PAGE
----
Survey of geothermal energy
During winter 2014–2015, Aalto CRE assigned the Geological Survey of Finland (GTK) to conduct a survey of geothermal energy potential in Otaniemi. Being a renewable and local source of energy, geothermal energy would be an ideal part of the goal of making Otaniemi energy self-sufficient. However, its usability depends on geological properties, especially the bedrock temperature and heat conductivity, as well as the thickness of the soil cover. The purpose of the survey was to identify the possibility of using geothermal energy in Otaniemi. In addition, more detailed surveys of geothermal energy solutions in two buildings, Väre and Maarintalo, were conducted.
Geothermal energy potential in Otaniemi
The map of geothermal energy potential in Otaniemi is the first block-level survey ever conducted in Finland. The survey used GTK's existing information about the geological properties of the area. In addition, the energy production properties of the bedrock and an energy well were evaluated by means of thermal response tests (TRT) using three test holes of 300 metres deep.
On the basis of the survey, nearly 99% of Otaniemi has an excellent or good geothermal energy potential. The bedrock is made up of granite which has good heat conductivity properties, and there is no thick soil cover on the bedrock. However, the use of geothermal energy is restricted partly by large underground facilities, such as the metro tunnel.
Geothermal energy modelling
In addition to the energy potential of Otaniemi, GTK modelled geothermal energy solutions for Väre, Maarintalo and Dipoli in more detail. These were modelled taking into account the geological properties of the area and the need for heating and cooling energy in these buildings. In addition, two TRTs were conducted to identify the geothermal properties of the bedrock. On the basis of the results, an Earth Energy Designer (EED) simulation will be created to calculate the number and depth of energy wells, the geometric shape of the field and distances between wells. The modelling also helps to simulate how temperatures in the well field develop over 50 years. This ensures that temperatures remain at a good level throughout the service life, even if the temperatures fall slightly every year as a result of the supply of geothermal energy.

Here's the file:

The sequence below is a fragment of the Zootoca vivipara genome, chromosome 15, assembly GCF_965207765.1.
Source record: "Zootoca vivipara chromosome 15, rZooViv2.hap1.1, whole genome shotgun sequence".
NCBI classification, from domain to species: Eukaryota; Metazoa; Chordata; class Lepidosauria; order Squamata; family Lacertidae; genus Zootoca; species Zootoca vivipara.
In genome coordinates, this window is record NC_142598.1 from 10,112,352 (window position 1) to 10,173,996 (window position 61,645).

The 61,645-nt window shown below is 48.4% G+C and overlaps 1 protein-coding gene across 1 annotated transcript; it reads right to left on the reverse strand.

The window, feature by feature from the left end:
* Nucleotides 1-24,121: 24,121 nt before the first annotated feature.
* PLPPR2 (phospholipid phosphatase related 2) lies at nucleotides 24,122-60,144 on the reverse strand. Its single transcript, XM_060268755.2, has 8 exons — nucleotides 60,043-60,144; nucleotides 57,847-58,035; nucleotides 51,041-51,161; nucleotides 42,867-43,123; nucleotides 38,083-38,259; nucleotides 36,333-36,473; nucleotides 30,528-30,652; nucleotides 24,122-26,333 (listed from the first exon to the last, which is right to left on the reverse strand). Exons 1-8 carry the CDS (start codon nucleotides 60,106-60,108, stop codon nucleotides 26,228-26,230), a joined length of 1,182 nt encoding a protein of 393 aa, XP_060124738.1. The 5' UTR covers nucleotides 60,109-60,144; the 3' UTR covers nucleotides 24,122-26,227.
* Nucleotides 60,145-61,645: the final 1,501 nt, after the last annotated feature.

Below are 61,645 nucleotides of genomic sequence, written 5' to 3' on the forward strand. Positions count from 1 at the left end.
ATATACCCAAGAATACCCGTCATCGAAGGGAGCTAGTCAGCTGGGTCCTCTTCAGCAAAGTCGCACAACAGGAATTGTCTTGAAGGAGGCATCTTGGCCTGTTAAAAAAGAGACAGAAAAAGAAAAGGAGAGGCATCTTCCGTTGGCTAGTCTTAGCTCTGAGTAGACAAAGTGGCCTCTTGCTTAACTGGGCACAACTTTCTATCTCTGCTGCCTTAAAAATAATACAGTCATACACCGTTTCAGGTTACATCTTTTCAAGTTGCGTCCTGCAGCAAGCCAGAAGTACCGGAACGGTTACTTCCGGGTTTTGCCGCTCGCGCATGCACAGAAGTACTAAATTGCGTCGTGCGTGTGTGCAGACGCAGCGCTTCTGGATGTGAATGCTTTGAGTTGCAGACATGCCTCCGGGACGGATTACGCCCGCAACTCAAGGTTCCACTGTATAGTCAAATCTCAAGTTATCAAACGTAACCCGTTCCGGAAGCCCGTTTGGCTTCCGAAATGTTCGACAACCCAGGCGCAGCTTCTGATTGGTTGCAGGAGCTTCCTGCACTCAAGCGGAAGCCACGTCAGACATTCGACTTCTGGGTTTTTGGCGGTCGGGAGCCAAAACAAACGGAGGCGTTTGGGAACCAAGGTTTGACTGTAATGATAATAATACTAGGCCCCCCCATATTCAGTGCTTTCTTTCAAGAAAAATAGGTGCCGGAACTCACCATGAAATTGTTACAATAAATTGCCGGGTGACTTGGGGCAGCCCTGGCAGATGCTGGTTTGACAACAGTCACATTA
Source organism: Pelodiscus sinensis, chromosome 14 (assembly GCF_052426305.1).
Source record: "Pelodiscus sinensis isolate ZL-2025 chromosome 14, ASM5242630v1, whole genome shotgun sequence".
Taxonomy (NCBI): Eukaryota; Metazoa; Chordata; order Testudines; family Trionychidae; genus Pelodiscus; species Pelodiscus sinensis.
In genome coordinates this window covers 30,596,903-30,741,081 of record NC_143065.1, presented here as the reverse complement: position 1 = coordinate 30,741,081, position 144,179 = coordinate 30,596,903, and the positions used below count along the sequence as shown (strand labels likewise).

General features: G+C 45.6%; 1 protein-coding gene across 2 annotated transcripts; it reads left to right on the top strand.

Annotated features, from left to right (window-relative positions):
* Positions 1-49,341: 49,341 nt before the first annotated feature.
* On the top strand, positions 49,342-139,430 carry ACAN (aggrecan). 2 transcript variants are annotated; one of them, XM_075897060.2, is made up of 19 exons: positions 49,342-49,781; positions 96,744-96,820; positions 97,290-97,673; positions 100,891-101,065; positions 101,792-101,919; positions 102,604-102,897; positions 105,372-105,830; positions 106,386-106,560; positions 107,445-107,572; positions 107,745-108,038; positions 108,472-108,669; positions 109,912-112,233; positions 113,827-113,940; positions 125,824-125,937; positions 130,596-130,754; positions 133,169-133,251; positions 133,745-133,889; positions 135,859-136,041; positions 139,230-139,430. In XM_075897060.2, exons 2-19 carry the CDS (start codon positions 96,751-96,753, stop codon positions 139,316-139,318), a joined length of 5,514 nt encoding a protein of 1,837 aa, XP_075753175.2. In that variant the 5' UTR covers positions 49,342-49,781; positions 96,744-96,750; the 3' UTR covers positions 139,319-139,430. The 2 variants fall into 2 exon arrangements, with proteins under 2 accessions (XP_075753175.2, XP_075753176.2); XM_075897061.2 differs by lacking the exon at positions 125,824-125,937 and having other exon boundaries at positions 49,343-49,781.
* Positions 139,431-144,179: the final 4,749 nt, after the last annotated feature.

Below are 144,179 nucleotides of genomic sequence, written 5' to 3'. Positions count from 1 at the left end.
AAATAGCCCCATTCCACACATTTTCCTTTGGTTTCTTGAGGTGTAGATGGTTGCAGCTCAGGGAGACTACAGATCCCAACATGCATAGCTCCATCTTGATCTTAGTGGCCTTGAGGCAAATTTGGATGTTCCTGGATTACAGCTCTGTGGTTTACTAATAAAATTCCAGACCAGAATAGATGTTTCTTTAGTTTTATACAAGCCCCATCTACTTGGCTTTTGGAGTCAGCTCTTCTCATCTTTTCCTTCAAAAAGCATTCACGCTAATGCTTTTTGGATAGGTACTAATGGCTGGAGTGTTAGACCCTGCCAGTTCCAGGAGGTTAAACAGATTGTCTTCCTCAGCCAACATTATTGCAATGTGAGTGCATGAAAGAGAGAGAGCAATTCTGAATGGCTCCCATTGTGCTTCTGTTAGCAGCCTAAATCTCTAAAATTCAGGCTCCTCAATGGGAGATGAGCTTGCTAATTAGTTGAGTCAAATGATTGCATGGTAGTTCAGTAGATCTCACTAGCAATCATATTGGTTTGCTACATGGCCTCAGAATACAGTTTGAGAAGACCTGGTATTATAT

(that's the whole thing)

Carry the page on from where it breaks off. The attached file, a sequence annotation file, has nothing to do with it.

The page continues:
Two test wells were drilled in the Väre area for conducting TRTs. The average effective heat conductivity of the bedrock was 3.3 W/(mK). This makes the use of geothermal energy highly possible. Six modelling results were obtained, in which the distance between wells ranges from 13 m to 15 m, the number of wells ranges from 49 to 64 and the well depth ranges from 285 m to 305 m. In all models, the energy well field can cover the heating energy needed by the building by 95%. If the field was dimensioned by focusing on free cooling, a larger well field would be needed, in which case some wells would have to be located outside the building.
The models prepared for Maarintalo resulted in six different instances, in which the amount of thermal energy produced using a ground heat pump ranged from 100% to 80% and the field was loaded annually with 0, 110 or 330 MWh. In the example cases, Maarintalo had 4–16 energy wells, with the depth of a single well being 152–290 m. A field of approximately nine energy wells can produce all the thermal energy needed in the building. A secondary energy source would mainly be needed to cover cooling demand.
Dipoli premises have room for 15–19 energy wells. Rototec drilled a test well in the Dipoli premises, modelled the energy field and identified any safe distances and possible well locations. In the light of the information obtained, there are 19 wells in Dipoli that produce 750 MWh of heat annually.
According to the survey, geothermal energy is an ideal source of heating and cooling energy in Otaniemi. The possibilities to use geothermal energy will be investigated further on a site-specific basis.